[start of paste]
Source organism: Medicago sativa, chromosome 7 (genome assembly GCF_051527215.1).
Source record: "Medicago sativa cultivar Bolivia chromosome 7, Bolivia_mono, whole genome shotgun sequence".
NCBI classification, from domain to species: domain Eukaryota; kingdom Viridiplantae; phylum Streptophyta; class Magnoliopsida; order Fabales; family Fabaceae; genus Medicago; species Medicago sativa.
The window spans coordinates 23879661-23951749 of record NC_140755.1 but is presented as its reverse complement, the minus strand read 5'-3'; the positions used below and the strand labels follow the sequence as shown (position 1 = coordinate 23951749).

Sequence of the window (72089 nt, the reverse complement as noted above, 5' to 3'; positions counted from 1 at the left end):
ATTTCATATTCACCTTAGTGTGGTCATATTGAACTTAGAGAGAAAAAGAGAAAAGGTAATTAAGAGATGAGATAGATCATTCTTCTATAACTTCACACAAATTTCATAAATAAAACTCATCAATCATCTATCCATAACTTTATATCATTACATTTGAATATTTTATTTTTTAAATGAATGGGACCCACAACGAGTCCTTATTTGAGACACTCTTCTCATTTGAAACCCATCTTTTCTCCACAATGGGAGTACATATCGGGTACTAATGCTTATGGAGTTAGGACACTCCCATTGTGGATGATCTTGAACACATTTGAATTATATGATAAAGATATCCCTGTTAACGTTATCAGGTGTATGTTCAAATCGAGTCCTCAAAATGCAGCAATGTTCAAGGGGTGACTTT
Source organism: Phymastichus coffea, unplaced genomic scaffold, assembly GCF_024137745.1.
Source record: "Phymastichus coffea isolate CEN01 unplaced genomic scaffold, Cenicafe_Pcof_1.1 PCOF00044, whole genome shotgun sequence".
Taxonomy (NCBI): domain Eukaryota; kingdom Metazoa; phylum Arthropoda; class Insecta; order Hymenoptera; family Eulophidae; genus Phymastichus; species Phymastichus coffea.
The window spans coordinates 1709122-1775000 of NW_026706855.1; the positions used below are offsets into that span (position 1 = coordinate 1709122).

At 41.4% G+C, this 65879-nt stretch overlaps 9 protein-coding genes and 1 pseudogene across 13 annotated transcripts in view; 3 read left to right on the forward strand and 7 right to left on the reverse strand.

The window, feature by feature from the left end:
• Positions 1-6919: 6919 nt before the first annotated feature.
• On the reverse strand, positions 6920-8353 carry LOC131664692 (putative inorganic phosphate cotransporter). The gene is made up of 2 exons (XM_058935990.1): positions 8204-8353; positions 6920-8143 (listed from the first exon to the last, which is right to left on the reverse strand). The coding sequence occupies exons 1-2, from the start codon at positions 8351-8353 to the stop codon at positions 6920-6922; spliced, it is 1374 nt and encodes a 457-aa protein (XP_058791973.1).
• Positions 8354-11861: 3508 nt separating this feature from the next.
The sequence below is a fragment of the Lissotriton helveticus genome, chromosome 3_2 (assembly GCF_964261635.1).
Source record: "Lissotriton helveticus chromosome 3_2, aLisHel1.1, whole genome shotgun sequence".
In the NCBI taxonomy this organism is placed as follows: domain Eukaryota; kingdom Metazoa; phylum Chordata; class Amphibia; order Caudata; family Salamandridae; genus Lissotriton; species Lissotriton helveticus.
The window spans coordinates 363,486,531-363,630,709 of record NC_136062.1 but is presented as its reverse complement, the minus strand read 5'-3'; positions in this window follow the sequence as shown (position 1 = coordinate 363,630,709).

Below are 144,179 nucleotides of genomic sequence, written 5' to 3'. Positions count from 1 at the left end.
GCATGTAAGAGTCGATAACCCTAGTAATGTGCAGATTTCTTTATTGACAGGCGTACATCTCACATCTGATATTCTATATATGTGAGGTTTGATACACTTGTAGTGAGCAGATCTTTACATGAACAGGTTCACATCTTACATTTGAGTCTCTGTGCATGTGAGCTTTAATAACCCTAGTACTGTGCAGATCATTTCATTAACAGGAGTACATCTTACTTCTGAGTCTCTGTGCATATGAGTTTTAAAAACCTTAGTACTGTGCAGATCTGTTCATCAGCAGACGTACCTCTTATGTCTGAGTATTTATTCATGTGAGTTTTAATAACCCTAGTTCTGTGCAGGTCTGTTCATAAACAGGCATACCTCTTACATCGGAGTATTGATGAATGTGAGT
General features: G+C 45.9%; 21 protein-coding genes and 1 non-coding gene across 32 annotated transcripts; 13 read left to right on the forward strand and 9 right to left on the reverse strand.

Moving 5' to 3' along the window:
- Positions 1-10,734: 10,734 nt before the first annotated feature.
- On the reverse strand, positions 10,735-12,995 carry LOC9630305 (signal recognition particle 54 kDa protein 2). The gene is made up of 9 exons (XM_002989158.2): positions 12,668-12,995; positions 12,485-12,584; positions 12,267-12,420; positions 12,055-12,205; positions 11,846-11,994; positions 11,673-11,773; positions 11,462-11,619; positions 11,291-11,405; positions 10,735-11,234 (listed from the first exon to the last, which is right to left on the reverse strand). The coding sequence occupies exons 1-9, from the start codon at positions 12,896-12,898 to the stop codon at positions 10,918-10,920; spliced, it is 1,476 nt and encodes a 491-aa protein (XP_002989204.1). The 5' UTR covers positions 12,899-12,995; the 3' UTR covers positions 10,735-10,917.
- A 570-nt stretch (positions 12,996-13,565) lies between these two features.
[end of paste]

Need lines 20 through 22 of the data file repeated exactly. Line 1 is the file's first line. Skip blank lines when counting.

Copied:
Below are 144,179 nucleotides of genomic sequence, written 5' to 3'. Positions count from 1 at the left end.
GCATGTAAGAGTCGATAACCCTAGTAATGTGCAGATTTCTTTATTGACAGGCGTACATCTCACATCTGATATTCTATATATGTGAGGTTTGATACACTTGTAGTGAGCAGATCTTTACATGAACAGGTTCACATCTTACATTTGAGTCTCTGTGCATGTGAGCTTTAATAACCCTAGTACTGTGCAGATCATTTCATTAACAGGAGTACATCTTACTTCTGAGTCTCTGTGCATATGAGTTTTAAAAACCTTAGTACTGTGCAGATCTGTTCATCAGCAGACGTACCTCTTATGTCTGAGTATTTATTCATGTGAGTTTTAATAACCCTAGTTCTGTGCAGGTCTGTTCATAAACAGGCATACCTCTTACATCGGAGTATTGATGAATGTGAGT
General features: G+C 45.9%; 21 protein-coding genes and 1 non-coding gene across 32 annotated transcripts; 13 read left to right on the forward strand and 9 right to left on the reverse strand.